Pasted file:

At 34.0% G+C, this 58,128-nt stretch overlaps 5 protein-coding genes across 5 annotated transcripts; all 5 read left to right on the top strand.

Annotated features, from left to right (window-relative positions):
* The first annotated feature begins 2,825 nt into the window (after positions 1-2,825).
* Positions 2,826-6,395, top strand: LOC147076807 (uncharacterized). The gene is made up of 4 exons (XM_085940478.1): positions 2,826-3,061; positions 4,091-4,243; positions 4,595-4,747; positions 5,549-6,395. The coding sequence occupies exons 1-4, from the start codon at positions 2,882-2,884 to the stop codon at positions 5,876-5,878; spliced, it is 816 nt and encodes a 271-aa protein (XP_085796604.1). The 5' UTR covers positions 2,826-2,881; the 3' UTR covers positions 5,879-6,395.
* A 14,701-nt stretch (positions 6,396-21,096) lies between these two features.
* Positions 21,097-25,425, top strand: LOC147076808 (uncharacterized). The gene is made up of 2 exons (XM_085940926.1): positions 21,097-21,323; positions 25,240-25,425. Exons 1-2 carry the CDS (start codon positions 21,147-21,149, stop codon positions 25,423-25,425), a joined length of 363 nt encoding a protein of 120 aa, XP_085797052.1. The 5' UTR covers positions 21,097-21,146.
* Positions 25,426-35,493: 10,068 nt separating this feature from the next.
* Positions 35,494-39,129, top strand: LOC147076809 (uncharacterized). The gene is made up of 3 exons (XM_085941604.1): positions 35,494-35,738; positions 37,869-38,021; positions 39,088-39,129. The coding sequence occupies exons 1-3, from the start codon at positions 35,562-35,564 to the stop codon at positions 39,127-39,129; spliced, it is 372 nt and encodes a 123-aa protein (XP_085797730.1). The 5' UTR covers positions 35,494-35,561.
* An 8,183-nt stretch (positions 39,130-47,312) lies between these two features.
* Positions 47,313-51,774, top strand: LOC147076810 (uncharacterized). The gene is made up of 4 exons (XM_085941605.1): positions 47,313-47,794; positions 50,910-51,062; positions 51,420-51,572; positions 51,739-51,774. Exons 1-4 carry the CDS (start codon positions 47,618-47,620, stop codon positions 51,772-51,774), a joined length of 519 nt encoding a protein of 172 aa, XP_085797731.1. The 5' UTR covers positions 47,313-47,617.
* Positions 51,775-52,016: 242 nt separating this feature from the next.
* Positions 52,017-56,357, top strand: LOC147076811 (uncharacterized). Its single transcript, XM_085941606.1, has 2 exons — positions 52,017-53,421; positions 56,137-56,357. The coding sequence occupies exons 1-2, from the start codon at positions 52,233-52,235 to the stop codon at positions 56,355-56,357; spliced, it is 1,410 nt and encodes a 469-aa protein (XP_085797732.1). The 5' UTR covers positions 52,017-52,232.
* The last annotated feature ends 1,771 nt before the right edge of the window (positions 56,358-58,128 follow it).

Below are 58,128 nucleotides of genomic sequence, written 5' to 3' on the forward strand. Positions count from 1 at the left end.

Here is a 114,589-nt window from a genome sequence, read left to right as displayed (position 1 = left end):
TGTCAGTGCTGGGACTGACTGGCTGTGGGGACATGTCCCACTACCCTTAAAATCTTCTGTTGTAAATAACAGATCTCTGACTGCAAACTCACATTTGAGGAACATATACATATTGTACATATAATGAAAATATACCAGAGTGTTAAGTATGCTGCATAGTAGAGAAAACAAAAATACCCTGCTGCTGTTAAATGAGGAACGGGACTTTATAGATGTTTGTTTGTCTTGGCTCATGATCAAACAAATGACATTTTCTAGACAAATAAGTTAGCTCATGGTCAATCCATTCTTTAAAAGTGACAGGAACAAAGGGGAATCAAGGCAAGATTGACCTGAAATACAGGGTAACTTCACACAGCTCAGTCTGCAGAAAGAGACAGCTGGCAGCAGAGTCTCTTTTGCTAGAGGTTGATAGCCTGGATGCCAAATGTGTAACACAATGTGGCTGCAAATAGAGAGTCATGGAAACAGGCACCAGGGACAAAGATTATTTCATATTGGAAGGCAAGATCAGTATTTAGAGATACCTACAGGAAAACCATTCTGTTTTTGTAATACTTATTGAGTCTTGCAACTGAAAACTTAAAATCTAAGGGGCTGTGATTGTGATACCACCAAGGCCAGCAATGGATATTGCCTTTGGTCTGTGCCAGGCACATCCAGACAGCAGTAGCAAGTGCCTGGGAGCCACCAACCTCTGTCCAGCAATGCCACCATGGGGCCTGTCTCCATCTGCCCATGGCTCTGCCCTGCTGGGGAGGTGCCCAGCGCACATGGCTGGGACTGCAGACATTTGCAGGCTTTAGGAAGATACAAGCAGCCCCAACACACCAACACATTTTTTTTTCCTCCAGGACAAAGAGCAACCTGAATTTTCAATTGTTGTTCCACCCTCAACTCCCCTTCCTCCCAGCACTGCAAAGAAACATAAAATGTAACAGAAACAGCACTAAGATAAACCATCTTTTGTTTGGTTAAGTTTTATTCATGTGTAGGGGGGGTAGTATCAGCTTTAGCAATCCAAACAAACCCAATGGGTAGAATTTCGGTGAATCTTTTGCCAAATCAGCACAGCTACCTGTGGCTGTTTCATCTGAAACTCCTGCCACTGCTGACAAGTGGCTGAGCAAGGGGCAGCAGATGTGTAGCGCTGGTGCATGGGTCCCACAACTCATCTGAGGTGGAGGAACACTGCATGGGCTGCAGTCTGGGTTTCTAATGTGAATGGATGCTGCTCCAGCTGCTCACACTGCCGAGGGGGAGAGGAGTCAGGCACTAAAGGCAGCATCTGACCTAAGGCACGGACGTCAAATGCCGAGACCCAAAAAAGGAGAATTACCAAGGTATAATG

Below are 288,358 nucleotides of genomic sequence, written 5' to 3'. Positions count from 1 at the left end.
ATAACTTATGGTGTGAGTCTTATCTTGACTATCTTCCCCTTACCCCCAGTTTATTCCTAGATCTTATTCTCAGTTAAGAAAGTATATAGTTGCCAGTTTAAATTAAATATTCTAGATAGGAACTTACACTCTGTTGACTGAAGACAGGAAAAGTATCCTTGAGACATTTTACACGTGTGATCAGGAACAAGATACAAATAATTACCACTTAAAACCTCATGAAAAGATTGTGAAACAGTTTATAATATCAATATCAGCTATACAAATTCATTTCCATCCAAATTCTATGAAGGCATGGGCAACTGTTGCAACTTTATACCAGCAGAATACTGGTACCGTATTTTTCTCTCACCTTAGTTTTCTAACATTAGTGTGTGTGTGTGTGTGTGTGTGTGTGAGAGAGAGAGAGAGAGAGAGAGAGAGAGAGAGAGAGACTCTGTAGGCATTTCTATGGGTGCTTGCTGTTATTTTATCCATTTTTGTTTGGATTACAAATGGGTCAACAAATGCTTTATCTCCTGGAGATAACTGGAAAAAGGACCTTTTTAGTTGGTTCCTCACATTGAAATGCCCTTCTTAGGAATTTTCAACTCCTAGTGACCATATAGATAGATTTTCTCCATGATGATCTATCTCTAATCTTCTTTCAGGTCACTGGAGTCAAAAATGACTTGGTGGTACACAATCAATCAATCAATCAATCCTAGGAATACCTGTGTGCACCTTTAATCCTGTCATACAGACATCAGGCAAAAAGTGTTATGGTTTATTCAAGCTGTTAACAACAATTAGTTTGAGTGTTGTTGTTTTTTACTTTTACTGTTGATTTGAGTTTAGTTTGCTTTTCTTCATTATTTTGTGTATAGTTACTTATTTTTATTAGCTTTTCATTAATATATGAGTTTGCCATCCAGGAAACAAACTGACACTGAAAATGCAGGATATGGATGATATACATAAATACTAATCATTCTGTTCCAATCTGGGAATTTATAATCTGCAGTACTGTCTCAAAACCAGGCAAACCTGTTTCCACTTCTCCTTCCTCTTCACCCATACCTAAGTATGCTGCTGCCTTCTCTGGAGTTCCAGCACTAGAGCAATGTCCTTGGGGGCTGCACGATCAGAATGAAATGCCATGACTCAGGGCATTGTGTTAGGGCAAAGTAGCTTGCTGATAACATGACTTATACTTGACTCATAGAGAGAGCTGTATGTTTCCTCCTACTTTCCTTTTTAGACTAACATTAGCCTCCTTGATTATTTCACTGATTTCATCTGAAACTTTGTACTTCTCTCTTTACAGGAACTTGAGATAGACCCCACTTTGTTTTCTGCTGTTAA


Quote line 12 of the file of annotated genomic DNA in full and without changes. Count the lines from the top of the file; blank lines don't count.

* Positions 52,017-56,357, top strand: LOC147076811 (uncharacterized). Its single transcript, XM_085941606.1, has 2 exons — positions 52,017-53,421; positions 56,137-56,357. The coding sequence occupies exons 1-2, from the start codon at positions 52,233-52,235 to the stop codon at positions 56,355-56,357; spliced, it is 1,410 nt and encodes a 469-aa protein (XP_085797732.1). The 5' UTR covers positions 52,017-52,232.